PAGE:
Remembering Lot’s Wife

December 7, 2010 at 9:47 am | Posted in Devotional thoughts, Swimming | 1 Comment

I’m writing this while sitting on a school bus for the first time in many years, going with the high school swim team to a meet.  My volunteering for the team has taken up more and more of my time.  With two days of practice and two meets this week, I’ve been busy, and busy minded.  I have spent a lot of mental energy on swimming.  So my mind has been occupied with temporal things.  In the midst of this I read Luke 17:32, where Jesus said “Remember Lot’s wife.”  The Old Testament character Lot was told to flee from the wrath coming upon the city without looking back, but his wife did gaze back and, famously, became a pillar of salt.  Jesus’ words seem like a funny quote in their context.  But it struck me this week that one of the things Jesus is telling his followers is not to gaze back at temporal things – things that will eventually be destroyed – from which we should flee.  I so easily get caught up with things that don’t really matter.  But how do I keep from doing that?  I can’t totally remove myself from temporal things without removing myself from life as I know it.  So I take it to mean that I must not find my life in such things.  Yet when my entire metal energy is given to temporal things rather than eternal things, then I am close to that line.  How can I encourage young swimmers and still invest in the eternal.  I am asking God to help me use this opportunity for eternal things and not just temporal swimming skills.  I don’t know how to do that in a context where I can’t openly share Christ, but I trust he will open the doors.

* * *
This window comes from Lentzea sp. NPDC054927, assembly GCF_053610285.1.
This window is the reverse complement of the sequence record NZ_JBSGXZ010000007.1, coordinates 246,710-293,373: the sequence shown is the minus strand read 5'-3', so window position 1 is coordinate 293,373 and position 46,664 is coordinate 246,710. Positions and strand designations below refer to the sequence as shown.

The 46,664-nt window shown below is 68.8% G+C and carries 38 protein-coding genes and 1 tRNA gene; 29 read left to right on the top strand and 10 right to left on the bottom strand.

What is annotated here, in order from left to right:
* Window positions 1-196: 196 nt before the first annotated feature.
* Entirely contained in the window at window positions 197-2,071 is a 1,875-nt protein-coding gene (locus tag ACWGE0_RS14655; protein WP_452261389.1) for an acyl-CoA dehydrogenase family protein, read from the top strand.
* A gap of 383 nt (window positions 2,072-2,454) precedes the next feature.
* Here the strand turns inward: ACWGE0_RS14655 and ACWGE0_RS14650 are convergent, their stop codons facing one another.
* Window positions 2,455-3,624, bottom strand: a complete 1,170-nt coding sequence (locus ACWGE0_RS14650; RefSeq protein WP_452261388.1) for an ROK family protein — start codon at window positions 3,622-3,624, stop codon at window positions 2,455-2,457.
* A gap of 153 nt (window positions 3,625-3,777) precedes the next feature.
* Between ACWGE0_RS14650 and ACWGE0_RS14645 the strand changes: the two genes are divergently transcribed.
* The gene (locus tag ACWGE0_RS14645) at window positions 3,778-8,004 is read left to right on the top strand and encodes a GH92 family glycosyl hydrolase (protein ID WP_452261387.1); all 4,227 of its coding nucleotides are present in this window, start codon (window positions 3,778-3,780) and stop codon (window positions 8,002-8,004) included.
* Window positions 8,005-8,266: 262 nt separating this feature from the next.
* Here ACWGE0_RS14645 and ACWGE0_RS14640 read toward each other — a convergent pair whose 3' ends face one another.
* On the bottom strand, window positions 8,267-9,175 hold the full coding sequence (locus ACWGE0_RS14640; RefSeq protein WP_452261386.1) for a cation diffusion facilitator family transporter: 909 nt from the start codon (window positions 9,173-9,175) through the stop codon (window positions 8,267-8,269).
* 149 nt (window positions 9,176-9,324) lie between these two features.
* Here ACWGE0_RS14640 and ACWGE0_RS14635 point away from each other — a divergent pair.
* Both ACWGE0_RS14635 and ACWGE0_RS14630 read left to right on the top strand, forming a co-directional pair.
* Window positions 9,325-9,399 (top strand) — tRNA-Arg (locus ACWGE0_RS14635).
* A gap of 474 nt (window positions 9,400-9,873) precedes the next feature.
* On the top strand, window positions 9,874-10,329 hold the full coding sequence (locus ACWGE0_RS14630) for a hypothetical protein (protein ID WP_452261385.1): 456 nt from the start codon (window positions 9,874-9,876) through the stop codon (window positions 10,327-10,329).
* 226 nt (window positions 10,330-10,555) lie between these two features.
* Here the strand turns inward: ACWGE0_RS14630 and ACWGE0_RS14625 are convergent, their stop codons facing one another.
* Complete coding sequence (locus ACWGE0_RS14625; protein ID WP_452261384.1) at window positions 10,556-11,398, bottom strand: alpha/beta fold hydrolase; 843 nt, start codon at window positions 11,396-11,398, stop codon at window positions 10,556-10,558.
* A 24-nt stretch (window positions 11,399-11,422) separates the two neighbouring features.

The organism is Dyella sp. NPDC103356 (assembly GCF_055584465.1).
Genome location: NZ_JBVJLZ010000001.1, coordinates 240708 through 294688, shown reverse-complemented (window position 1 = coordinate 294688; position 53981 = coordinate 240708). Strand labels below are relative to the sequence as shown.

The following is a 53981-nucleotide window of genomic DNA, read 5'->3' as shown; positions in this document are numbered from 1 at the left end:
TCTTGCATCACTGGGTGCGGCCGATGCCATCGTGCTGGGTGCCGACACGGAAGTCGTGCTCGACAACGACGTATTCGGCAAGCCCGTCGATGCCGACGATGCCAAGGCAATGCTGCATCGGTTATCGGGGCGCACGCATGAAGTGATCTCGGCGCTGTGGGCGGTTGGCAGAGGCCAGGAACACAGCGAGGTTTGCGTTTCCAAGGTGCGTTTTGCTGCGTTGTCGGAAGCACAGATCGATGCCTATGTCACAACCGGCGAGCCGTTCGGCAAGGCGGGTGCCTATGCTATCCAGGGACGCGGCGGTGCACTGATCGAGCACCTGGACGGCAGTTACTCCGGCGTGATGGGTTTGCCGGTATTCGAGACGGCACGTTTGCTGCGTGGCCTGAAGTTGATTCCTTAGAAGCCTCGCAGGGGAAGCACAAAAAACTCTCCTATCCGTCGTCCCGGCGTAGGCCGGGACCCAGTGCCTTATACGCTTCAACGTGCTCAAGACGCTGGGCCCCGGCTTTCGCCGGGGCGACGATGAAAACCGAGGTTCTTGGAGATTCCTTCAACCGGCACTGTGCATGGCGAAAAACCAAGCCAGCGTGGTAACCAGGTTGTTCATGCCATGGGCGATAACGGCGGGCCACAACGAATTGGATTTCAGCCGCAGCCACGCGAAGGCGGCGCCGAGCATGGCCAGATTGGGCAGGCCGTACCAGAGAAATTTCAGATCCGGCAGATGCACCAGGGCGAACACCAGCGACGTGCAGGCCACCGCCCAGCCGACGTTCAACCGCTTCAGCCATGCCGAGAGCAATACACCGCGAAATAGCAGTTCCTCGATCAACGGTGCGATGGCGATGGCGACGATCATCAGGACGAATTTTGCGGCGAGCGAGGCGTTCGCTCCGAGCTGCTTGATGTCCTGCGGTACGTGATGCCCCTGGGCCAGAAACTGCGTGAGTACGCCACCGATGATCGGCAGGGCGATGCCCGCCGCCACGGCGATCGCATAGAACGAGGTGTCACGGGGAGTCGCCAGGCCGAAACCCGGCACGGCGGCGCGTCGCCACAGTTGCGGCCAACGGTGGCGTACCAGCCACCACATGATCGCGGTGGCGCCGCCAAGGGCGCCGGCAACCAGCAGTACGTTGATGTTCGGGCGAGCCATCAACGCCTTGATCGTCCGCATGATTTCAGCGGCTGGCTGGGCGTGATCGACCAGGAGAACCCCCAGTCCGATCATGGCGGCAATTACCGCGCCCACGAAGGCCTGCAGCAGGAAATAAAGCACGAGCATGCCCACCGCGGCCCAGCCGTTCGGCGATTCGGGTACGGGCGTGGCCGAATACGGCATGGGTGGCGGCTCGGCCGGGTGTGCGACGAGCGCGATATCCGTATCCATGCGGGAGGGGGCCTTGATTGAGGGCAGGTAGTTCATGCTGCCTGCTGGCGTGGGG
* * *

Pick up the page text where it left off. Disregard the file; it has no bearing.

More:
Disciplines and Drills, Swimming and Life

October 21, 2010 at 10:54 pm | Posted in Swimming, Wisdom | 2 Comments

I started helping with my daughter’s high school swim team today.  Her coach found out I’ve read Total Immersion, one of the definitive textbooks on modern swimming – the text he uses, and that I know the drills given in it, so he put me to work helping the slowest swimmers with those drills.  I watched the four girls in my lane swim during warmup, explained to them what I saw that needed improvement, how I thought Coach Luke’s drills would help them improve, and how I would instruct them through the process.  We spent the next 40-45 minutes doing drills that, to the untrained eye, would seem to have nothing to do with swimming faster or better.  With a few minutes left in our session, I told the girls we would take a break from drills and just swim freestyle to other end of the pool.  Not only did they already look way better than at the beginning of the session, but when I asked them what they felt while swimming, they commented on things they’d been doing wrong, and that they realized when they did those things.

It occurred to me that spiritual disciplines are to life like those drills are to swimming.  To the untrained spirit, the disciplines may seem to have little to do with real life, even appear to be a waste of time.  But the more one does them, the better that person becomes at living real life.  The more time you spend reading, studying, memorizing and meditating on God’s Word, the more you will see how it’s principles relate to living life.  It won’t take long, once a pattern of spiritual disciplines is established, to see the difference.